Hot Cross Buns

With Easter just over 5 weeks away it’s definitely respectable to get stuck into hot cross buns. And, if you’re anything like me you’ll need a decent amount of lead time to get them done in time! I’ve been making hot cross buns for several years now with most attempts failing. The flavour was there but not the texture, they really should have been called hot cross rocks. I have finally tweaked a recipe that seems to produce fluffy, yummy buns. It is important to use the right yeast though. I find a massive difference between brands and I will only ever use Tandaco if using dried yeast. Most of the time I use fresh yeast, but that can be hard to come by. Some bakeries will sell it to you, and it’s super cheap. However, you could use either kind of yeast, as long as it’s Tandaco if using dried yeast.
It’s not traditional but I love adding chopped dried apple in my hot cross buns which gives the buns a certain lightness. I’ll typically use a mixture of mixed peel, dried apple, sultanas & currants, often in quantities reflected by what’s available in my pantry at the time. But you can really add whatever fruit you like – or no fruit at all, which is what Andy prefers. OR…thanks to certain bakery chains people have now cottoned onto chocolate hot cross buns, just swap the fruit out for choc chips. Whatever you do, have fun making them and even more fun devouring them!
Makes 12

465g strong flour, such as 00 (I will often substitute out 100g for wholemeal flour for a richer taste)
35g caster sugar
1tsp sea-salt
10g dried yeast, or 28g fresh yeast
1.5 tsp allspice
1.5 tsp cinnamon
235 g dried fruit (Last time I used 20g mixed peel, 80g dried apple, 35g currants & 100g sultanas)
Zest of 1 orange
200ml milk
60g butter, softened
1 egg, lightly beaten
35g flour
40ml water
25g caster sugar
0.25tsp mixed spice
50ml water

In a small saucepan heat milk and butter until tepid. Remove from the heat and whisk in the egg.
Combine all ingredients in mixer bowl, adding the milk mixture last. Using the dough hook attachment knead on slow speed for about 2 minutes. Initially the dough may seem quite dry but will loosen up as it keeps mixing. Once all the ingredients are combined increase the speed to medium and knead for a further 6 minutes. Cover the bowl with cling film and set aside for 45 minutes, or until doubled in size, in a warm, draught-free place.
Remove the dough from the bowl and divide into two – I find it easier to work with smaller pieces. Roll the dough out into a sausage about 1.5-2″ in diameter. Divide into 6 pieces, shaping each piece into a ball. Place the buns in an oiled tray (I use a lamington tray, even if it is slightly too big. You may have a better sized tray than I). Repeat with the remaining dough. Tip: Place the bans fairly close together so that when they rise they will touch each other. This will encourage them to rise upwards rather than out so you get nice high buns…not flat ones. You can see in the picture that I haven’t spaced the buns evenly in my lamington tray, otherwise they would never make contact. It’s ok to have a bit of unused tray real-estate!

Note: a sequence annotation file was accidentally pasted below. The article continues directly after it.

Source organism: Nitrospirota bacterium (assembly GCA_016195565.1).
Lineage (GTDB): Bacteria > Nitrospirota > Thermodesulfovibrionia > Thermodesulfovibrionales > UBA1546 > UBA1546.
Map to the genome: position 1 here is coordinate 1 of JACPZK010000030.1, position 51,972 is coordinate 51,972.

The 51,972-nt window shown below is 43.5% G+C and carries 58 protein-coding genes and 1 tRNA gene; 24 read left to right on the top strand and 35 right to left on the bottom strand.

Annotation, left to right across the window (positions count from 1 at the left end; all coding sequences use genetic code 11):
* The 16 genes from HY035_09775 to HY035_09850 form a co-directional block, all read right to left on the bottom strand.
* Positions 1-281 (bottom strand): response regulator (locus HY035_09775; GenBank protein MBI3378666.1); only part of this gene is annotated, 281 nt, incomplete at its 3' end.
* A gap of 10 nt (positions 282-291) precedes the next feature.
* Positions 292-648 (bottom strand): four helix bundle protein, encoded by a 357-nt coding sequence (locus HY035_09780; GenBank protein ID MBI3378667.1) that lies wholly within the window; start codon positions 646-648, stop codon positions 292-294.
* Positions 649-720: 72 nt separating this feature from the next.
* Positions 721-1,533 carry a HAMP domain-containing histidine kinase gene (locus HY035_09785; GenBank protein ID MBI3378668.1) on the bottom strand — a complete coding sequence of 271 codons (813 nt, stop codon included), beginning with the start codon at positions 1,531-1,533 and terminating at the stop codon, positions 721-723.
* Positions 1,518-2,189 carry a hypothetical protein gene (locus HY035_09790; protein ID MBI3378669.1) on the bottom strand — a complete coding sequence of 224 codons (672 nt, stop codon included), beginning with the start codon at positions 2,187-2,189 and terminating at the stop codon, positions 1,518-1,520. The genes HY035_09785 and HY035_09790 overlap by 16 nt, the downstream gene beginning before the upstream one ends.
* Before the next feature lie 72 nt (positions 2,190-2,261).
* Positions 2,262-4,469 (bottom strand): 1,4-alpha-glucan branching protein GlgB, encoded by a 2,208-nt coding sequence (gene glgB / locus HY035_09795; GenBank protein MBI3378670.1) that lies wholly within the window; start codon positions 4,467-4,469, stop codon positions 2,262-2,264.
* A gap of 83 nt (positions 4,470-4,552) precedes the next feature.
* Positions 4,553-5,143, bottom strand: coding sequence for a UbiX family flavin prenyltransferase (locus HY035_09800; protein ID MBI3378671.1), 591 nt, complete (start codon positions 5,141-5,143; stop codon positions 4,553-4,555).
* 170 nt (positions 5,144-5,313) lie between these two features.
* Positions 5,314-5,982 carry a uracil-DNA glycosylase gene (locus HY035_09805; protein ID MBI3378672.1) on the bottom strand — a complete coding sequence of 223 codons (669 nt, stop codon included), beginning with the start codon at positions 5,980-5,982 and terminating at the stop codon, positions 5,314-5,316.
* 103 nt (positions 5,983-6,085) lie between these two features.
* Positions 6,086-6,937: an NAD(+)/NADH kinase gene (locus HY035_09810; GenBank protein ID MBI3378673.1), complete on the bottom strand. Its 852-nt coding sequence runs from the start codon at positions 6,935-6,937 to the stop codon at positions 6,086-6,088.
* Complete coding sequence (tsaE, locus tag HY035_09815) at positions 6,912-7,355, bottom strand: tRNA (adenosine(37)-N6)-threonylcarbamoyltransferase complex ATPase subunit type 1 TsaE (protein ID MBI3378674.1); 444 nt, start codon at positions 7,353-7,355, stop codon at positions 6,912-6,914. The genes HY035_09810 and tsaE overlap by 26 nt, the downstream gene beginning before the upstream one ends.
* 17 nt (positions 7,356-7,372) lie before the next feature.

IMG_4076Cover the tray with a damp tea-towel and set aside in a warm, draught-free place for a further 45 minutes to an hour, they need to double in size. My favourite place if propped above the coffee machine! Don’t forget you will need to preheat your oven to 210°C so check on your buns after about 30 minutes to see if they’re almost done rising. Also, the cross mixture needs to be made. Simply mix the flour and water together and tip into a piping bag. If you do not have a piping bag you can use a sandwich snap lock bag and cut the corner off – it needs to be fairly robust plastic as the mixture is fairly still. Once the buns have risen sufficiently pipe the crosses onto the buns and place in the oven. Cook at 210°C for 10 minutes and then reduce the oven to 200°C for a further 10 minutes. The buns are ready once they sound hollow when tapped.
While the buns are cooling make the glaze. Combine sugar, mixed spice and water in a small saucepan and bring to the boil. Brush the buns with the glaze while they are still warm.
Enjoy your buns with butter or however you like! I prefer mine toasted with a little butter – the top half is always my favourite with the chewy cross and extra sweetness of the glaze!

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